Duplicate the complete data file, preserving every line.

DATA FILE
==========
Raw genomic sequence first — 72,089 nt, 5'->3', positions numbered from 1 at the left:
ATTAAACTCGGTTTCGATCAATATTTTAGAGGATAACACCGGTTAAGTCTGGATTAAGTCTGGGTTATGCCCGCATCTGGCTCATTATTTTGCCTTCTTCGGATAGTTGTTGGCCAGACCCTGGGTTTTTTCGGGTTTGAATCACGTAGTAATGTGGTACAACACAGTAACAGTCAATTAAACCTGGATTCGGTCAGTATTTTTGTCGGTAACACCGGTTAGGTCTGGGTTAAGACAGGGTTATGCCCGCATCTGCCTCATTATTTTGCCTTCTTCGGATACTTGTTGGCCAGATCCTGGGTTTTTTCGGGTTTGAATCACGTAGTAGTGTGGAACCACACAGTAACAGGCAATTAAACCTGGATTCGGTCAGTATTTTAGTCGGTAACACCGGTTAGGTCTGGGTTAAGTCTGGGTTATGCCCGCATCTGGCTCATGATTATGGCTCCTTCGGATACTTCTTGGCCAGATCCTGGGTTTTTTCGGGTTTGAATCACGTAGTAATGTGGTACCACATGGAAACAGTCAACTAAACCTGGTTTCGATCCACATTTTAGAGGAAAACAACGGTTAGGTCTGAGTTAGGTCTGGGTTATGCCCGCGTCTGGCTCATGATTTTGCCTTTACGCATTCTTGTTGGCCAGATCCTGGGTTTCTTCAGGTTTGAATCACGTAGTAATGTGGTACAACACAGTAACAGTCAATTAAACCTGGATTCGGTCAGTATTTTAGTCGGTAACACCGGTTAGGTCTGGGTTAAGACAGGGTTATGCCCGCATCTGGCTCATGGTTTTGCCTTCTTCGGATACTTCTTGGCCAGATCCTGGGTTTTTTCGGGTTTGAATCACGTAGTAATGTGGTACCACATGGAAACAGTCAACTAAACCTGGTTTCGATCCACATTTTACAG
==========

Raw genomic sequence first — 72,089 nt, 5'->3', positions numbered from 1 at the left:
ATTAAACTCGGTTTCGATCAATATTTTAGAGGATAACACCGGTTAAGTCTGGATTAAGTCTGGGTTATGCCCGCATCTGGCTCATTATTTTGCCTTCTTCGGATAGTTGTTGGCCAGACCCTGGGTTTTTTCGGGTTTGAATCACGTAGTAATGTGGTACAACACAGTAACAGTCAATTAAACCTGGATTCGGTCAGTATTTTTGTCGGTAACACCGGTTAGGTCTGGGTTAAGACAGGGTTATGCCCGCATCTGCCTCATTATTTTGCCTTCTTCGGATACTTGTTGGCCAGATCCTGGGTTTTTTCGGGTTTGAATCACGTAGTAGTGTGGAACCACACAGTAACAGGCAATTAAACCTGGATTCGGTCAGTATTTTAGTCGGTAACACCGGTTAGGTCTGGGTTAAGTCTGGGTTATGCCCGCATCTGGCTCATGATTATGGCTCCTTCGGATACTTCTTGGCCAGATCCTGGGTTTTTTCGGGTTTGAATCACGTAGTAATGTGGTACCACATGGAAACAGTCAACTAAACCTGGTTTCGATCCACATTTTAGAGGAAAACAACGGTTAGGTCTGAGTTAGGTCTGGGTTATGCCCGCGTCTGGCTCATGATTTTGCCTTTACGCATTCTTGTTGGCCAGATCCTGGGTTTCTTCAGGTTTGAATCACGTAGTAATGTGGTACAACACAGTAACAGTCAATTAAACCTGGATTCGGTCAGTATTTTAGTCGGTAACACCGGTTAGGTCTGGGTTAAGACAGGGTTATGCCCGCATCTGGCTCATGGTTTTGCCTTCTTCGGATACTTCTTGGCCAGATCCTGGGTTTTTTCGGGTTTGAATCACGTAGTAATGTGGTACCACATGGAAACAGTCAACTAAACCTGGTTTCGATCCACATTTTACAG